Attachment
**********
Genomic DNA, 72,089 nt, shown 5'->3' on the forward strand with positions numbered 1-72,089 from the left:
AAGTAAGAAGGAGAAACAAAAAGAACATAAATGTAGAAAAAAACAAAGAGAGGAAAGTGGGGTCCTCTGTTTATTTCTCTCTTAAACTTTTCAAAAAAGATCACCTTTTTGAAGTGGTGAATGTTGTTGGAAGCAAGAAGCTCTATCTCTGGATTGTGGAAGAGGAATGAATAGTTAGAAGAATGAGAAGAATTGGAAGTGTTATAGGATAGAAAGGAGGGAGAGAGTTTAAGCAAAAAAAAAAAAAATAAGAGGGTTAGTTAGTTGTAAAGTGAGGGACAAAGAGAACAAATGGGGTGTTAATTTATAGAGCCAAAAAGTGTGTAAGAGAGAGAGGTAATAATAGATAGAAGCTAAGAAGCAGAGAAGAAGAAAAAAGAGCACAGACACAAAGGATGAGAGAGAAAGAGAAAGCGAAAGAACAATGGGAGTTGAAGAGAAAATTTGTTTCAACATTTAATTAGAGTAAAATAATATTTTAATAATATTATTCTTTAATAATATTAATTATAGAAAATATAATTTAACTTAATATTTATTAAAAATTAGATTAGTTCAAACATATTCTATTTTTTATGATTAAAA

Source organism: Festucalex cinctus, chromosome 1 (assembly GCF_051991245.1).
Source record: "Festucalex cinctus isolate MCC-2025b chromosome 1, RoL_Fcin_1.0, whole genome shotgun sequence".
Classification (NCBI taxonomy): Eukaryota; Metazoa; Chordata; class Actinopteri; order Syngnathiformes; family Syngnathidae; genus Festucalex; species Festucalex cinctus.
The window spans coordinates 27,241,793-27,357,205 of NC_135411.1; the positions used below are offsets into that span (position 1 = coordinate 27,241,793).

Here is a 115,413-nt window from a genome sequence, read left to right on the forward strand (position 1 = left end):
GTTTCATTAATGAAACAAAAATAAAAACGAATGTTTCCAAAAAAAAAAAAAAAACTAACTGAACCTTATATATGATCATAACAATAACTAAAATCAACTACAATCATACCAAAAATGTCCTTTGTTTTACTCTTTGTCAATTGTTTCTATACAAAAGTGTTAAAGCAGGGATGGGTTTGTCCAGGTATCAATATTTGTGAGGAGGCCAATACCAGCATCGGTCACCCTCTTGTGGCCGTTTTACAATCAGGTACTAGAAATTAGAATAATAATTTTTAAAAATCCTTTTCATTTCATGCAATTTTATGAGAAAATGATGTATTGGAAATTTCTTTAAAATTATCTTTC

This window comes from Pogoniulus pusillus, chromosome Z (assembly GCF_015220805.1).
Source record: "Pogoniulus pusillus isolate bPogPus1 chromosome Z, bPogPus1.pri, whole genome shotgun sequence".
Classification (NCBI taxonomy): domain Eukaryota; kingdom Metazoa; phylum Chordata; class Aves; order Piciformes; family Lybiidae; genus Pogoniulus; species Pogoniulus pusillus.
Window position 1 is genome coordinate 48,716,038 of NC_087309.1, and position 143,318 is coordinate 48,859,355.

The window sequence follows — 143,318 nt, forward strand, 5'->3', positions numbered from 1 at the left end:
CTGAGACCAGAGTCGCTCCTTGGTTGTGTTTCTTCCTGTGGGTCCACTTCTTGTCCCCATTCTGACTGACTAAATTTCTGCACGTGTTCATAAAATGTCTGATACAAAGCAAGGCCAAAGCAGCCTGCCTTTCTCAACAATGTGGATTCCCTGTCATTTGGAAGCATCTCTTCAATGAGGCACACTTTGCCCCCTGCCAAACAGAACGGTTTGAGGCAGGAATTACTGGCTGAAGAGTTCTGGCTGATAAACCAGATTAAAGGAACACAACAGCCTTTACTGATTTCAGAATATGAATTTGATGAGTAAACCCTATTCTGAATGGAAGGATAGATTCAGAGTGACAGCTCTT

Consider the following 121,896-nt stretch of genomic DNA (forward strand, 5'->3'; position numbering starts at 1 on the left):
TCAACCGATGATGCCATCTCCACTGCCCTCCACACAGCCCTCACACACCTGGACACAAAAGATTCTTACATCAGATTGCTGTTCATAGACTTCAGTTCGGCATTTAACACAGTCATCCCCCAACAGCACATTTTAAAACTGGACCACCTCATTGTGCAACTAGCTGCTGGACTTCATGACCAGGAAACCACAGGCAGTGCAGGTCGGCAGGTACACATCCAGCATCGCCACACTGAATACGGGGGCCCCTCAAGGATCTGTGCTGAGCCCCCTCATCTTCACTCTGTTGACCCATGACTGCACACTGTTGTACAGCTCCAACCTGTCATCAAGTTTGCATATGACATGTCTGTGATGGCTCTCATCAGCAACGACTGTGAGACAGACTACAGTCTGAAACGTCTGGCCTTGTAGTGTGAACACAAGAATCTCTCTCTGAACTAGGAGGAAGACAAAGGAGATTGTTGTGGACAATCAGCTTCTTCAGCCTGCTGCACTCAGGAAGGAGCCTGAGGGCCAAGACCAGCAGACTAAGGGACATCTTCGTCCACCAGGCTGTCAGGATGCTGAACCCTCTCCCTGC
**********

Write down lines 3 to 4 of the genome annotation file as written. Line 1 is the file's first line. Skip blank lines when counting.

Source organism: Festucalex cinctus, chromosome 1 (assembly GCF_051991245.1).
Source record: "Festucalex cinctus isolate MCC-2025b chromosome 1, RoL_Fcin_1.0, whole genome shotgun sequence".